Antibacterial activity against S. agalactiae of four essential oils of peppermint (Mentha piperita L.), lemongrass (Cymbopogon citratus), garlic (Allium sativum), and green tea (Camellia sinensis)

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Research Paper 04/12/2022
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Antibacterial activity against S. agalactiae of four essential oils of peppermint (Mentha piperita L.), lemongrass (Cymbopogon citratus), garlic (Allium sativum), and green tea (Camellia sinensis)

Huyen Nguyen Thi Thuong, Thi-Hieu Tran, Phuong Nguyen Ngoc, Van-Thanh Vo
Int. J. Biosci.21( 6), 76-82, December 2022.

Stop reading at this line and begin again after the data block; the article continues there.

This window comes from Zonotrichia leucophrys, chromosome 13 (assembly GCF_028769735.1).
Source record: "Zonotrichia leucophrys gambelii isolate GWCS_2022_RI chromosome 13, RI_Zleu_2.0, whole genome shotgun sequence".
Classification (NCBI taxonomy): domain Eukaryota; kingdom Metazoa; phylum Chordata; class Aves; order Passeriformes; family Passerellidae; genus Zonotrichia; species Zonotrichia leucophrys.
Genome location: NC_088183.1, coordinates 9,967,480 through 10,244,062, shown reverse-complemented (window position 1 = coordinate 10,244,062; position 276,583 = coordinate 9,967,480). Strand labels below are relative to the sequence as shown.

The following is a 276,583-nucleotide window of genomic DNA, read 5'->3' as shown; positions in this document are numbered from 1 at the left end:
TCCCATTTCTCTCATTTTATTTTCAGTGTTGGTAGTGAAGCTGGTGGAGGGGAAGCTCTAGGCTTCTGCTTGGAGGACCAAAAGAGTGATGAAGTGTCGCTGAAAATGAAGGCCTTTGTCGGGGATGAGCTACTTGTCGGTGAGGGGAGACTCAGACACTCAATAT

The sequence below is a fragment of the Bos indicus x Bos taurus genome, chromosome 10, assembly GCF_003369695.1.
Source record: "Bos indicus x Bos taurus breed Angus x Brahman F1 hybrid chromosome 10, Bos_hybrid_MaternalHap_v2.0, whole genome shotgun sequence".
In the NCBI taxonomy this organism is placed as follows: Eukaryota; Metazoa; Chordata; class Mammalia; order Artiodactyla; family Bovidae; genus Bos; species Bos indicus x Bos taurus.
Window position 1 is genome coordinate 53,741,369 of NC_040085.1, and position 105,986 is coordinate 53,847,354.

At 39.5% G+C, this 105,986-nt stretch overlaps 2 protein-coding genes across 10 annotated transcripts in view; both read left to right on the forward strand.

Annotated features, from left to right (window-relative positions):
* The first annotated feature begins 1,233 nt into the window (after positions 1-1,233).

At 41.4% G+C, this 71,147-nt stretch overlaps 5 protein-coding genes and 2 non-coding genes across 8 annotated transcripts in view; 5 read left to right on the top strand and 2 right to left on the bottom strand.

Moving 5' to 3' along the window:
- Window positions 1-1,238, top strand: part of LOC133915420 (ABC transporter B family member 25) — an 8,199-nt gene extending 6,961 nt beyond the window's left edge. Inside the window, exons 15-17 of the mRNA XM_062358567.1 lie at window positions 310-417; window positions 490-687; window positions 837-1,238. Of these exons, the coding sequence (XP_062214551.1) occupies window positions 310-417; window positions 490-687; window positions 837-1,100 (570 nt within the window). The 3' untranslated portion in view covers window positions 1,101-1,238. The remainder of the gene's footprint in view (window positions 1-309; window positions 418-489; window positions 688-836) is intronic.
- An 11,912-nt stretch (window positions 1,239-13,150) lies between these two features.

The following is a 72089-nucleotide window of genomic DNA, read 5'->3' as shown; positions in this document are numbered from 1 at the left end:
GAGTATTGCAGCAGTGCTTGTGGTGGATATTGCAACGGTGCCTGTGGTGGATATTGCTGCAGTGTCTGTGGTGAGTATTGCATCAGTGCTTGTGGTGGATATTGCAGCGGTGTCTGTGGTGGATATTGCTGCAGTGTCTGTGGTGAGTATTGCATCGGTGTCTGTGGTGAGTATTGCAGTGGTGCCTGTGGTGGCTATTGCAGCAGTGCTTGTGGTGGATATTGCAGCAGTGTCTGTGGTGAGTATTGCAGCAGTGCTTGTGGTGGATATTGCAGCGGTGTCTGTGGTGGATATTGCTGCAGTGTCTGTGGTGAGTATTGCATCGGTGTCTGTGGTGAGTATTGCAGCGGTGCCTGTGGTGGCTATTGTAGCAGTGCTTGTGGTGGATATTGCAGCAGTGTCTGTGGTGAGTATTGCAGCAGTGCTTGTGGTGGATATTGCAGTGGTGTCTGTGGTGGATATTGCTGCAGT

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The antibacterial activity test of four essential oils, including peppermint (Mentha piperita), lemongrass (Cymbopogon citratus), garlic (Allium sativum), and green tea (Camellia sinensis) at 100% concentration, was conducted by agar well diffusion method. The results of peppermint EO showed the largest zone of inhibition (23.00±3.93 mm), and S. agalactiae was considered susceptible. The following result is lemongrass EO (19.50±2.66 mm) showed tested organism was intermediately inhibited but was nonsusceptible with garlic EO (ZOI=12.50±2.48 mm) and green tea EO (ZOI=9.00±2.19 mm). Then, the experiment was performed to determine the minimum inhibitory concentration (MIC) and minimum bactericidal concentration (MBC). The results recorded the MIC increasing gradually as follows: lemongrass EO (0.6%) < peppermint EO (0.75%) < garlic EO (1.75%) < green tea EO (4.5%). Similarly, the MBC value was lemon grass EO (1.0%) < peppermint EO (1.75%) < garlic EO (1.75%), and non-identified MBC of green tea EO. The difference in MIC/MBC along with ZOI between peppermint and lemongrass is believed to depend on the degree of diffusion of essential oil into agar medium and how the compounds affect bacterial cells.


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